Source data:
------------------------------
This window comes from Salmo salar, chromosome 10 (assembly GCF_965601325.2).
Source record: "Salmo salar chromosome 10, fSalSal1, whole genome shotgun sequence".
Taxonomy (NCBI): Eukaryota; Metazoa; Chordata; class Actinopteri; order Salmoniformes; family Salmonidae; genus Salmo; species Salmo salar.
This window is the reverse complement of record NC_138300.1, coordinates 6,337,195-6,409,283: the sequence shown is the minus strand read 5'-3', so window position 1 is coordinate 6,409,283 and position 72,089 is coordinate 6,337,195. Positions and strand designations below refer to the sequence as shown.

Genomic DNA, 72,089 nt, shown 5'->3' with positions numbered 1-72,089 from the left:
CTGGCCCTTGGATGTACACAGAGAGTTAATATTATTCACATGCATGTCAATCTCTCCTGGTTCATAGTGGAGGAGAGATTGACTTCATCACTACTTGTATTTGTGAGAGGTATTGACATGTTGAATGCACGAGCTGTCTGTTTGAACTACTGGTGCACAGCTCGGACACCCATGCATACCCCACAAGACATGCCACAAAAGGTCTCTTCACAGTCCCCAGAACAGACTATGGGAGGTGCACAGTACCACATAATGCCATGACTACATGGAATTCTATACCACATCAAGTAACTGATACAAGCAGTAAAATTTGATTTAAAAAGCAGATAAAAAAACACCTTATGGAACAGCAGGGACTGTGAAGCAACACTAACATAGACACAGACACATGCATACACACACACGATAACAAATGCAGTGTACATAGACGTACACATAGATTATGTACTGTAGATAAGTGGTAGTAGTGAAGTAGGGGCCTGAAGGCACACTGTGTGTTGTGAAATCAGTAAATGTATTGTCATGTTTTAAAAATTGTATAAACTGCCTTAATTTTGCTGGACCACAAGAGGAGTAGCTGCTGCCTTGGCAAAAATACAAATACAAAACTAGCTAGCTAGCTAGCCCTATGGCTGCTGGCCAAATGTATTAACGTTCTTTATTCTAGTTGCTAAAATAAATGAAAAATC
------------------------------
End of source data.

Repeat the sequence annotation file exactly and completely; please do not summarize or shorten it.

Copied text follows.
This window comes from Salmo salar, chromosome 10 (assembly GCF_965601325.2).
Source record: "Salmo salar chromosome 10, fSalSal1, whole genome shotgun sequence".
Taxonomy (NCBI): Eukaryota; Metazoa; Chordata; class Actinopteri; order Salmoniformes; family Salmonidae; genus Salmo; species Salmo salar.
This window is the reverse complement of record NC_138300.1, coordinates 6,337,195-6,409,283: the sequence shown is the minus strand read 5'-3', so window position 1 is coordinate 6,409,283 and position 72,089 is coordinate 6,337,195. Positions and strand designations below refer to the sequence as shown.

Genomic DNA, 72,089 nt, shown 5'->3' with positions numbered 1-72,089 from the left:
CTGGCCCTTGGATGTACACAGAGAGTTAATATTATTCACATGCATGTCAATCTCTCCTGGTTCATAGTGGAGGAGAGATTGACTTCATCACTACTTGTATTTGTGAGAGGTATTGACATGTTGAATGCACGAGCTGTCTGTTTGAACTACTGGTGCACAGCTCGGACACCCATGCATACCCCACAAGACATGCCACAAAAGGTCTCTTCACAGTCCCCAGAACAGACTATGGGAGGTGCACAGTACCACATAATGCCATGACTACATGGAATTCTATACCACATCAAGTAACTGATACAAGCAGTAAAATTTGATTTAAAAAGCAGATAAAAAAACACCTTATGGAACAGCAGGGACTGTGAAGCAACACTAACATAGACACAGACACATGCATACACACACACGATAACAAATGCAGTGTACATAGACGTACACATAGATTATGTACTGTAGATAAGTGGTAGTAGTGAAGTAGGGGCCTGAAGGCACACTGTGTGTTGTGAAATCAGTAAATGTATTGTCATGTTTTAAAAATTGTATAAACTGCCTTAATTTTGCTGGACCACAAGAGGAGTAGCTGCTGCCTTGGCAAAAATACAAATACAAAACTAGCTAGCTAGCTAGCCCTATGGCTGCTGGCCAAATGTATTAACGTTCTTTATTCTAGTTGCTAAAATAAATGAAAAATC